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Tuesday, December 20, 2011

The economic importance of cereal grains

Of all the plants on which humans have depended for food, those that produce the cereal grains are by far the most important, as they have been since earliest recorded time.

Cereals are widely cultivated and produce annually. Cereal grains are the seeds of cultivated grasses that include wheat, corn, oats, barley, rye, rice, sorghum, and millet.

All cereals belonging to the taxonomic family know as Gramineae. Other globally important crops in the Gramineae family include sugar cane and bamboo.

There are a number of reasons why cereals have been so important in our diet. They can be grown in a variety of areas, some even in adverse soil and climatic conditions.

They give high yields per acre as compared to most other crops, and once harvested, their excellent stored stability combined with their nutritional value makes them the most desirable of foods for holding in reserve. Cereals are the most important crops in the world, with total annual yields in excess of 2000 million tons compared with less than 700 million tons for root and tuber crops and about 380 million tones for legumes and oilseeds.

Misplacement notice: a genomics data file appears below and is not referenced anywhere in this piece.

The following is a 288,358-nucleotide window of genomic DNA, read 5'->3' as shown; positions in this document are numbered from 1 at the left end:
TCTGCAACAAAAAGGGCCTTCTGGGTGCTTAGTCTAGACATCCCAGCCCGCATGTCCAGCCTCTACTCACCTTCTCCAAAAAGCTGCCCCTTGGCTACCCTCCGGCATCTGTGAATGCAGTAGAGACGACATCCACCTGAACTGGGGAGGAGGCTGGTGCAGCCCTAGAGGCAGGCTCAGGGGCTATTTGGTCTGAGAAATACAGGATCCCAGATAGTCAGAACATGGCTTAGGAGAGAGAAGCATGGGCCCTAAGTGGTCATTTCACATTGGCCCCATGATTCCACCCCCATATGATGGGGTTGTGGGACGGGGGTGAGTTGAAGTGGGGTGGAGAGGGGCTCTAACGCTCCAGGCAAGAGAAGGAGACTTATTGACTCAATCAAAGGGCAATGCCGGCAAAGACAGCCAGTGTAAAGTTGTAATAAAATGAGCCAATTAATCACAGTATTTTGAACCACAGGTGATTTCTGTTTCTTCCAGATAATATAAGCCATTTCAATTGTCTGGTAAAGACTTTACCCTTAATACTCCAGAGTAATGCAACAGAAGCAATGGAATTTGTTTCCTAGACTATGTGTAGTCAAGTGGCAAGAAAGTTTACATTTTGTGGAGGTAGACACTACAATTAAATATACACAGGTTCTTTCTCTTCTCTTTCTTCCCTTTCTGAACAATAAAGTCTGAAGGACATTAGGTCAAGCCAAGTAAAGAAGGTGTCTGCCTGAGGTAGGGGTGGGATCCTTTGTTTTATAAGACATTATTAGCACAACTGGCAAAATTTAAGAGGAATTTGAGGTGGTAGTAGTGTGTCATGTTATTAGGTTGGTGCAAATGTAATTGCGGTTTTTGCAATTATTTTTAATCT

They are easy to package and transport and they can be used to produce a large variety of highly desirable foods both for humans and animals, as well as beverages for human consumption.

Cereal grains are the most important source of the world’s total food. Rice alone is reported to supply the major part of the diet for more than one half of the world’s population. In general cereals represent 60% of the calories and proteins consumed by human being worldwide.

Cereal grains are the staple food of the peoples of developing countries, providing them, with about 75% of their total caloric intake and about 67% of their total protein intake.

Cereal crops are energy dense, containing 10000-15000 kJ/Kg, about 10-20 times more energy than most succulent fruits and vegetables. Nutritionally they are important sources of dietary protein, carbohydrates, the B complex of vitamins, vitamin E, iron, trace minerals and fiber.

Per capita consumption of cereal grains has been rising in the developing countries of South and Southeast Asia, cereal consumption has reached a plateau.

The grains are eaten in many ways, sometimes as a paste or other preparation of the seed, more often milled and further processed into flour, starch, oil, bran, syrup, sugar, dried breakfast forms, and so forth.

From a culinary the point of view, consumers see a great variety of grains included in menu offerings: from soup and salads to desserts.

They are also used to feed the animals that provide us with meat, eggs, milk, butter, cheese, and a host of other foods.
The economic importance of cereal grains

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